When does discussion on a given political topic end? At what point should campaigning, protesting, marching and voting stop? Should the remainers just shut up now? Should we simply accept hard Brexit and move on? One green voter’s response to a loud brexiteer.
“Do you think we should just keep voting and voting until you get the result you want?” he asked as we paraded past, chanting “Yes to Europe, no to Trump!”, waving our EU flags and carrying signs with messages such as “Take back your future!” and “24 reasons to remain EU”. There could be no confusion as to why we were marching through Newbury on a Saturday lunchtime.
Nobody seemed to want to take him on in a street debate, and the best I could manage over the noise of the hustle and bustle of the busy marketplace was “you might want to look up the meaning of the word ‘democracy'”. But it is – I suppose – a valid question, and so I wanted to take some time to write a more complete response.
The short answer, obviously, is “yes”! As remainers most of us would love to see another vote on the referendum that comes out in our favour, that goes without saying. But the reality is that the vote was 52% leave to 48% remain and the government promised to honour the result of the referendum. That’s the UK we are now living in: Post-referendum, pre-brexit Britain. We’re still in the EU but May’s finger is hovering over the big red ejector-seat button.
But just because the vote was to leave doesn’t mean we have to like it. Had the vote gone the other way would UKIP have shut down their operations and disappeared like a puff of smoke? Would Nigel Farage have resigned his position as MEP? Would his “you’re not laughing now” speech have been “you were all right all along”? No, of course not. And why? Because that’s not how democracy works.
Ultimately when we feel our position is not being represented we fight for it.
In 1975 the UK took to the polls to vote in its first ever referendum: Membership of the EU. In 1975 the vote was 67% to remain in the EU versus 33% to leave. In 2016 the result was 52% leave to 48% remain. It took 41 years, but the leave camp got the vote they had wanted since 1975. Should the 2016 vote have been taken? After all the vote had surely already been decided in 1975!
By his logic we should never have had the 2016 referendum because, well, the will of the people was clear in 1975. And by a much larger margin, I might add.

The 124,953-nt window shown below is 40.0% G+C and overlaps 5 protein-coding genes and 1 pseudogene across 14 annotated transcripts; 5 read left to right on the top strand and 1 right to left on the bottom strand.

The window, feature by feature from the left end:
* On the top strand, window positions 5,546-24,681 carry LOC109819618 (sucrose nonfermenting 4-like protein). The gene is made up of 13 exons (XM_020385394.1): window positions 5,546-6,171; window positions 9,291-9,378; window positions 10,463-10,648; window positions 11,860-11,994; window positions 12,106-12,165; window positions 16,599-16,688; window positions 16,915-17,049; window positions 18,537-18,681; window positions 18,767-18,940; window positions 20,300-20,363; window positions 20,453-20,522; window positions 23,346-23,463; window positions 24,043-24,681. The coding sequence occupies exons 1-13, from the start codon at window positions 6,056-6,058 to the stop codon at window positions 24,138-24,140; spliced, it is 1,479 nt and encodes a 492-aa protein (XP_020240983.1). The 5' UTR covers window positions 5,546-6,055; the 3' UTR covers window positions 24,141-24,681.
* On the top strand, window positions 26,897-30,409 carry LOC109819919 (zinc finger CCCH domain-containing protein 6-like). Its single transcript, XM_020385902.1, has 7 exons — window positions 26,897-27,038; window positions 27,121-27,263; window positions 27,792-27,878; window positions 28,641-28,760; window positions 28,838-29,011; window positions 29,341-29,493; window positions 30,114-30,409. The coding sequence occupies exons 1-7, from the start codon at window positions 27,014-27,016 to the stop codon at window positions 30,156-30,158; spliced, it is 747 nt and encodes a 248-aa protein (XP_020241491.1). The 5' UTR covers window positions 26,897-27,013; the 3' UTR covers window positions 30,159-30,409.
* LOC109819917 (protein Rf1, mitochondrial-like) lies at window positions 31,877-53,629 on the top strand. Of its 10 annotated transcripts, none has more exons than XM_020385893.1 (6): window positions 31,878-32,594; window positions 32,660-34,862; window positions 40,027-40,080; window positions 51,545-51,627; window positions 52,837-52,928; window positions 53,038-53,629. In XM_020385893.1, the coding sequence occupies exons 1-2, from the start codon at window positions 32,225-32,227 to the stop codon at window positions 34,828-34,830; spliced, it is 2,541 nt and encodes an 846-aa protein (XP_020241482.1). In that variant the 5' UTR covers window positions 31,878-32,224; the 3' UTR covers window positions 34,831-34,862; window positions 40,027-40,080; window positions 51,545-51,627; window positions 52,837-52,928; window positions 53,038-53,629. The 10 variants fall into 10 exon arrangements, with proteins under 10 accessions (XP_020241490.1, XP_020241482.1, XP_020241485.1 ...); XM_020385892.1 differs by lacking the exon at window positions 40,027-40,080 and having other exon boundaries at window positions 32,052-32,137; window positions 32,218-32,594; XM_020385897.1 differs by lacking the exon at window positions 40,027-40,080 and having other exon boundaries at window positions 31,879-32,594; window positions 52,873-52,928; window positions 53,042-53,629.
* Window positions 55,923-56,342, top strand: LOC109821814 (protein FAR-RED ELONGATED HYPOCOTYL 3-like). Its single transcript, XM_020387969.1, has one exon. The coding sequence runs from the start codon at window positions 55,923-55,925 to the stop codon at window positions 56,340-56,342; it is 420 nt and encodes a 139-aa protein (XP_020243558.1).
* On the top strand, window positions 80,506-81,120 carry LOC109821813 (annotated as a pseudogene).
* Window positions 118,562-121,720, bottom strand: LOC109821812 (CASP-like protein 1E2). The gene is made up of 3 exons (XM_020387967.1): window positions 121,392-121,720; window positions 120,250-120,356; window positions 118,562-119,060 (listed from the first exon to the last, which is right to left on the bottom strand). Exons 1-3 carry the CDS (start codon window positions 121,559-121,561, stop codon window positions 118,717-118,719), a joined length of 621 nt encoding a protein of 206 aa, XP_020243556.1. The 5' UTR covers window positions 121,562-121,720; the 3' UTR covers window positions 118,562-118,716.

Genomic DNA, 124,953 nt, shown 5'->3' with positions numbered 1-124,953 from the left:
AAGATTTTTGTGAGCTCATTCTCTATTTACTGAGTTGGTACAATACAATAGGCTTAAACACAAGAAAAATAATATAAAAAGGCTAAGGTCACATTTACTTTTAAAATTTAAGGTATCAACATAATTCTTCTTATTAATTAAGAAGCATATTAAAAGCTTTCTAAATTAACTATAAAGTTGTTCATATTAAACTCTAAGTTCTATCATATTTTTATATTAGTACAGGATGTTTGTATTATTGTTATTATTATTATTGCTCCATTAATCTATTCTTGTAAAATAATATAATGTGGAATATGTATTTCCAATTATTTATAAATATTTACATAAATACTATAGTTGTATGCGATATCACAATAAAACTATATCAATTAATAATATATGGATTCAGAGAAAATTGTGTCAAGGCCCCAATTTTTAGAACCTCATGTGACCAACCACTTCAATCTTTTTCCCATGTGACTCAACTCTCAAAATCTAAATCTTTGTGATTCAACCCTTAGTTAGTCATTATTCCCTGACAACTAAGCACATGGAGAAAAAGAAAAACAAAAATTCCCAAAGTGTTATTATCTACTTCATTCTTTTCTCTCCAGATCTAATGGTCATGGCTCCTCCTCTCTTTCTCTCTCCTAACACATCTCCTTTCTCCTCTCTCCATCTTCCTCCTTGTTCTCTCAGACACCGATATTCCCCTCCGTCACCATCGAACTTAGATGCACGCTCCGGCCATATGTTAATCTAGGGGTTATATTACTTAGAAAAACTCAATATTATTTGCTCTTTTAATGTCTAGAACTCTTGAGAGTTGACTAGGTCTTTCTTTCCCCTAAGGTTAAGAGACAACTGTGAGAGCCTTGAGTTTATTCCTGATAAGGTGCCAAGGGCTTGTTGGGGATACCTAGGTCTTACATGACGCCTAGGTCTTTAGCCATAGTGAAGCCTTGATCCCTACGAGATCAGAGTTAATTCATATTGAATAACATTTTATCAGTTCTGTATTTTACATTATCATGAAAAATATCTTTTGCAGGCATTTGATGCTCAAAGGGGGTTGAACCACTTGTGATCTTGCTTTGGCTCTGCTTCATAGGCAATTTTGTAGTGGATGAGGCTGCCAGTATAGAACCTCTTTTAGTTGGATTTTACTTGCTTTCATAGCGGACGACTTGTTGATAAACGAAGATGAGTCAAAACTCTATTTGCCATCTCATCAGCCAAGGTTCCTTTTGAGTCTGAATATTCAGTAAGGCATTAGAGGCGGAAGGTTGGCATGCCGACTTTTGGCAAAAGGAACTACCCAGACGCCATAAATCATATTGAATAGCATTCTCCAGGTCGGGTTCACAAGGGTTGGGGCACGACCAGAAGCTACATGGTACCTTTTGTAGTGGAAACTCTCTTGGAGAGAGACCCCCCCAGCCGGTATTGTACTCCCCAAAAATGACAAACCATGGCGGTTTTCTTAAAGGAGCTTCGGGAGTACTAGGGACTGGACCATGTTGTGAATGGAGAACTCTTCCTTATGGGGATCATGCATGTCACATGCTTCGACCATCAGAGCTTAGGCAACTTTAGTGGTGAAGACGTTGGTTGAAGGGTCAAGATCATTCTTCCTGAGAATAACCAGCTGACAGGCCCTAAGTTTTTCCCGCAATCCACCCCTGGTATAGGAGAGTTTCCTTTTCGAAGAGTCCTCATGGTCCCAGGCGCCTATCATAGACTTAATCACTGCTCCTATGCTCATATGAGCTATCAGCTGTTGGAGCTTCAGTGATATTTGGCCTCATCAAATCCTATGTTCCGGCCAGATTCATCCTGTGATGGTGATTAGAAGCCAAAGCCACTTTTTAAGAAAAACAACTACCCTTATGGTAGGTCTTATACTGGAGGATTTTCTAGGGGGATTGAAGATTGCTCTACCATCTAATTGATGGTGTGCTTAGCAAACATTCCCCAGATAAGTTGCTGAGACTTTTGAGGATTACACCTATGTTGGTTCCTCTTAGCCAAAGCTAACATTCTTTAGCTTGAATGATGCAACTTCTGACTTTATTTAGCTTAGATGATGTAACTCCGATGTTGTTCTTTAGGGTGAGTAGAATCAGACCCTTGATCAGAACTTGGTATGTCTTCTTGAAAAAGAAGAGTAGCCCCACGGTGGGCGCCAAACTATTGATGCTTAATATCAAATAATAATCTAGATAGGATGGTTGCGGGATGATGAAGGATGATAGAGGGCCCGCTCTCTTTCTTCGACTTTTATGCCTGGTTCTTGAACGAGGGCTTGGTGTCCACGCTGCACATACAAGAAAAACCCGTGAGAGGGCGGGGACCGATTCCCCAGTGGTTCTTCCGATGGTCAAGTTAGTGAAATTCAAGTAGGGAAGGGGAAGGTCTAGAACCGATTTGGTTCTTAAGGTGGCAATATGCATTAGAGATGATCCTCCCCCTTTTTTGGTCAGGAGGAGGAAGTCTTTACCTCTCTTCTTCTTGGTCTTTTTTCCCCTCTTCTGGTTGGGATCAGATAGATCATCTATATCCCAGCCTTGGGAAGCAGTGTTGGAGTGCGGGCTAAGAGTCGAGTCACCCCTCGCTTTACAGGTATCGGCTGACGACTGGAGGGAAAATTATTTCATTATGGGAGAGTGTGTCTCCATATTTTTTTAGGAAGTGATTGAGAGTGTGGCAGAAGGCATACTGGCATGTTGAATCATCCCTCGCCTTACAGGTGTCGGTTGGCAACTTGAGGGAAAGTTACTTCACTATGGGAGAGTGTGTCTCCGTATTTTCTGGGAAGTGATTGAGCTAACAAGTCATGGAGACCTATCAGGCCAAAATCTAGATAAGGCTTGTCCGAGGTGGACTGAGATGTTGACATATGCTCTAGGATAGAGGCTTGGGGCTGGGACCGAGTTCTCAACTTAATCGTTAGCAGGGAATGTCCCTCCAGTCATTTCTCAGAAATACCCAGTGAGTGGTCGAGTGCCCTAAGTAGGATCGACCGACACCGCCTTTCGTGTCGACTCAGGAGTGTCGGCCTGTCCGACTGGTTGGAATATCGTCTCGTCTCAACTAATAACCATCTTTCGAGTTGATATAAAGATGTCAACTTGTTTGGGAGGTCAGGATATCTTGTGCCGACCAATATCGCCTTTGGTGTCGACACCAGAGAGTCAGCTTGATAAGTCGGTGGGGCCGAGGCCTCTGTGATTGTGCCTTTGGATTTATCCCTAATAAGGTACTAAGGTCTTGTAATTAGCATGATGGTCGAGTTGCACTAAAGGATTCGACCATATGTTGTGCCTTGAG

I’m sure the gentleman who took exception to our pro-EU march would be the first to argue that the 2016 vote was justified, that the will of the people had changed, and that the result should replace the previous vote of 1975.
After the 1975 result was announced did the eurosceptic Labour MPs, SNP, Plaid Cymru and National Front parties simply “suck it up” and accept that the UK was now part of the EU forevermore? No! They kept fighting and, eventually, got the result they wanted.
To expect us, the remainers, to not do the same would be madness. It’s not undemocratic to rally against something we passionately believe is wrong and harmful. It’s not “against the will of the people” to put forward an alternative viewpoint. That’s the beauty of democracy, it allows us to keep discussing ideas even if they’re not popular.
But above all else, our reason for marching through Newbury as part of the West Berkshire Stronger Together Rally for EU wasn’t to overthrow the result. We weren’t calling for a second referendum. We weren’t demanding that Article 50 never be triggered. Our message was simple: 48% of us voted to remain (52% in West Berkshire) and yet we are ignored by the Conservative government. The terms of a Brexit Britain weren’t spelled out on the ballot paper, yet we are told “Brexit means Brexit”, and then we are told “Brexit means the hardest Brexit possible”.
That is why we campaign. That is why we protest. And while we continue to not be represented by our local MP or by our government, we will continue to fight for the common good.